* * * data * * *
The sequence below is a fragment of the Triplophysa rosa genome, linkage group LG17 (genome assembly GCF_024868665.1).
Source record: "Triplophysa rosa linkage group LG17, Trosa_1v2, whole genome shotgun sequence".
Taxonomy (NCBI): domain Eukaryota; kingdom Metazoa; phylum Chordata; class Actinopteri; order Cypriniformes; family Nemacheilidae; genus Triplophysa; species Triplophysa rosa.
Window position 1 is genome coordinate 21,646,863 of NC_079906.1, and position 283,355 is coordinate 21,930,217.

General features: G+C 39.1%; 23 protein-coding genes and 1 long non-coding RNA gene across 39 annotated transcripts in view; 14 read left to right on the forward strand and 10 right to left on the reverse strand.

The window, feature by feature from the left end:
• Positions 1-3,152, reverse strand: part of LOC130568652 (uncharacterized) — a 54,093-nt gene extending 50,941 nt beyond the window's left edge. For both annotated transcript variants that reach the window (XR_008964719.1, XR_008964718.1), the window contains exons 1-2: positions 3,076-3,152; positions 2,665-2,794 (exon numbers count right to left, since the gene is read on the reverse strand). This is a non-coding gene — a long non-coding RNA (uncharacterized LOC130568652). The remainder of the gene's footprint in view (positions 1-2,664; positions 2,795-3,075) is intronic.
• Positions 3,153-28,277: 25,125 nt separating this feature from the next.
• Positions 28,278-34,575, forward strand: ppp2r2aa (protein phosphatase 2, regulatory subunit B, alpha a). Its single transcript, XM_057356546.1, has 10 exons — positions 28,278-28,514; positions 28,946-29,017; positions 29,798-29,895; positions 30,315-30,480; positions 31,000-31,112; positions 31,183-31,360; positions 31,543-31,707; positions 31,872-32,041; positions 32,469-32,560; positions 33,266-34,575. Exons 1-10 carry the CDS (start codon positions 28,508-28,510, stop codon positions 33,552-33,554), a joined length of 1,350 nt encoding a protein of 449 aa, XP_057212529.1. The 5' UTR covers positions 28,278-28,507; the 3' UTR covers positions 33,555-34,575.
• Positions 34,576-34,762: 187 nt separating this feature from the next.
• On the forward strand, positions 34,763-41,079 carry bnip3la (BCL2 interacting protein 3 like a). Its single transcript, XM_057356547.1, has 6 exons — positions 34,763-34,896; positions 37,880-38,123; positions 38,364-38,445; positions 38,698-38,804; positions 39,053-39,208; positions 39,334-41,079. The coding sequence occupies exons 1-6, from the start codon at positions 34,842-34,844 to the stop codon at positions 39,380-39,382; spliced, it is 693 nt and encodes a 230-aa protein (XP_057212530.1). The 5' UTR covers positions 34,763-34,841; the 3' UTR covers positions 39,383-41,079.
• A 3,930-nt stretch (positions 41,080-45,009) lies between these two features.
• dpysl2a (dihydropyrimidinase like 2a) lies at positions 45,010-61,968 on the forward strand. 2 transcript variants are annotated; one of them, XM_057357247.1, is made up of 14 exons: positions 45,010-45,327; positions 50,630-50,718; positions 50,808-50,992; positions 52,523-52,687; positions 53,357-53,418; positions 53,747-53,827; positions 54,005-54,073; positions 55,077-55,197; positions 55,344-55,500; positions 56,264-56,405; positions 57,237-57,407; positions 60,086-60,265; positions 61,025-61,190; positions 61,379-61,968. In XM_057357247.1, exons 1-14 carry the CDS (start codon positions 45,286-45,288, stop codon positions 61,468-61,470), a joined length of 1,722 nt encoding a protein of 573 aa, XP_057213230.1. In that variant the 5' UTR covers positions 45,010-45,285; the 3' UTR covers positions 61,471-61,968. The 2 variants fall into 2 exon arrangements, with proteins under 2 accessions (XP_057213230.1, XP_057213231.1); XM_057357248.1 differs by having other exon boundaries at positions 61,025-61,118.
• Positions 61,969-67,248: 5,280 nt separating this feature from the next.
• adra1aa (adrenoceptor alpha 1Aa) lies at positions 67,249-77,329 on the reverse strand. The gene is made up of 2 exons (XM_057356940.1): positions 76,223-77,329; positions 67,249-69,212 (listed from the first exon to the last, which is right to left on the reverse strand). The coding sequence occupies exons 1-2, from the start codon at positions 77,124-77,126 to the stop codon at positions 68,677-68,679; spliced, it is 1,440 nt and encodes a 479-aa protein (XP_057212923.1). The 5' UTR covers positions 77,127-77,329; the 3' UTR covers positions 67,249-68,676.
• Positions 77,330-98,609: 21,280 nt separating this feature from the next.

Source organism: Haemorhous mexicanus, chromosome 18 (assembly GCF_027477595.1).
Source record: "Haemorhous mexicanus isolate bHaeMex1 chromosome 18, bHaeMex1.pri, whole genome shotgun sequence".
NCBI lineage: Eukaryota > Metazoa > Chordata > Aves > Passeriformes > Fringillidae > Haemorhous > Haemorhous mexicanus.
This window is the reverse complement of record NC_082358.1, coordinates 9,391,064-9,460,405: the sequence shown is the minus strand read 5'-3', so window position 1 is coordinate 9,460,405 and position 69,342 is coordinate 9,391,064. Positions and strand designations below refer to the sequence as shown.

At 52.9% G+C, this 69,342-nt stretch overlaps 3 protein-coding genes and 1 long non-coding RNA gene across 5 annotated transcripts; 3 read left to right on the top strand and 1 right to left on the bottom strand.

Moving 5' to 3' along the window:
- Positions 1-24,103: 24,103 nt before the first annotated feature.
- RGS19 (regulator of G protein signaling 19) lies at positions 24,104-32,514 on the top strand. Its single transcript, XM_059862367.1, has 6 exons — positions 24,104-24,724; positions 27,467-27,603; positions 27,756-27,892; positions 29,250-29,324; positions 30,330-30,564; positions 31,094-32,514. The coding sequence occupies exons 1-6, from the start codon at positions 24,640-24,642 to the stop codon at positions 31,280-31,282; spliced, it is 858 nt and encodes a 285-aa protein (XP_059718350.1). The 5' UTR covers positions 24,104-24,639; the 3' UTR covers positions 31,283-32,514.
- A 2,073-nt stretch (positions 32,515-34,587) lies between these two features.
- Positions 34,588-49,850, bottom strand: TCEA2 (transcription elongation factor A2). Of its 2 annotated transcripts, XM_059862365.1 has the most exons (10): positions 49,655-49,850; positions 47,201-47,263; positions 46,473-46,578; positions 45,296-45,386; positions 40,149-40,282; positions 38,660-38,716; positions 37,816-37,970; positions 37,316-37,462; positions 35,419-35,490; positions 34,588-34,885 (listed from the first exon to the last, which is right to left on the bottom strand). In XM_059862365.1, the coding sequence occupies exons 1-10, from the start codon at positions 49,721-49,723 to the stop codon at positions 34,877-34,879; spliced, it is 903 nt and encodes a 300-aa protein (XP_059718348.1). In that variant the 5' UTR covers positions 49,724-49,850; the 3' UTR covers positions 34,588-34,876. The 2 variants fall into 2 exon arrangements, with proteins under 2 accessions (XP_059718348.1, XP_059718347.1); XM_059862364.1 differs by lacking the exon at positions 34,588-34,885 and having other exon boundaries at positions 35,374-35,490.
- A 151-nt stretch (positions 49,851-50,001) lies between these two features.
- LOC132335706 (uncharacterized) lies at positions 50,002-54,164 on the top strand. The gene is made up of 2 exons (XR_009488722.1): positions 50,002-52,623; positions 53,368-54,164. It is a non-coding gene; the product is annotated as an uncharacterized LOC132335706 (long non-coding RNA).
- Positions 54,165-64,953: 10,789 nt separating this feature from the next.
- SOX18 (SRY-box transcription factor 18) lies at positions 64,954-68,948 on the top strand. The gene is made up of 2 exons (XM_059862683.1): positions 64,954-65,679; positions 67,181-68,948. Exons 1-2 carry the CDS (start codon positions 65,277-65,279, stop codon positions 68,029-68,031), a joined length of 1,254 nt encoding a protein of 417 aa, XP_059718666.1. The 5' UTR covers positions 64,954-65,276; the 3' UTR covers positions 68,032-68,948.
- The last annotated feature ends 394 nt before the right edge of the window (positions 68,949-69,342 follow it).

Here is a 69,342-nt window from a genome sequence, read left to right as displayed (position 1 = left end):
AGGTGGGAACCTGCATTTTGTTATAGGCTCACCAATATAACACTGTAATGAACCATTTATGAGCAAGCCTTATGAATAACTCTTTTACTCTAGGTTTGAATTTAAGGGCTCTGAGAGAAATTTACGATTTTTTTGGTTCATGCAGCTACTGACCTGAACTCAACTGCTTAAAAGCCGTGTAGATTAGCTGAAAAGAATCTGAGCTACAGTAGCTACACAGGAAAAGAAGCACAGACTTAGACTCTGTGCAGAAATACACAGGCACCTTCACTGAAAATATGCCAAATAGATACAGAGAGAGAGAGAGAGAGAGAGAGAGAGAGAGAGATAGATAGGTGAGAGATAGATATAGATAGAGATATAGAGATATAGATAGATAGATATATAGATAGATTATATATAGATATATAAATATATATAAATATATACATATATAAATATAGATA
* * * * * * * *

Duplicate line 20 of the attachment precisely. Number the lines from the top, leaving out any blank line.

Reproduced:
This window is the reverse complement of record NC_082358.1, coordinates 9,391,064-9,460,405: the sequence shown is the minus strand read 5'-3', so window position 1 is coordinate 9,460,405 and position 69,342 is coordinate 9,391,064. Positions and strand designations below refer to the sequence as shown.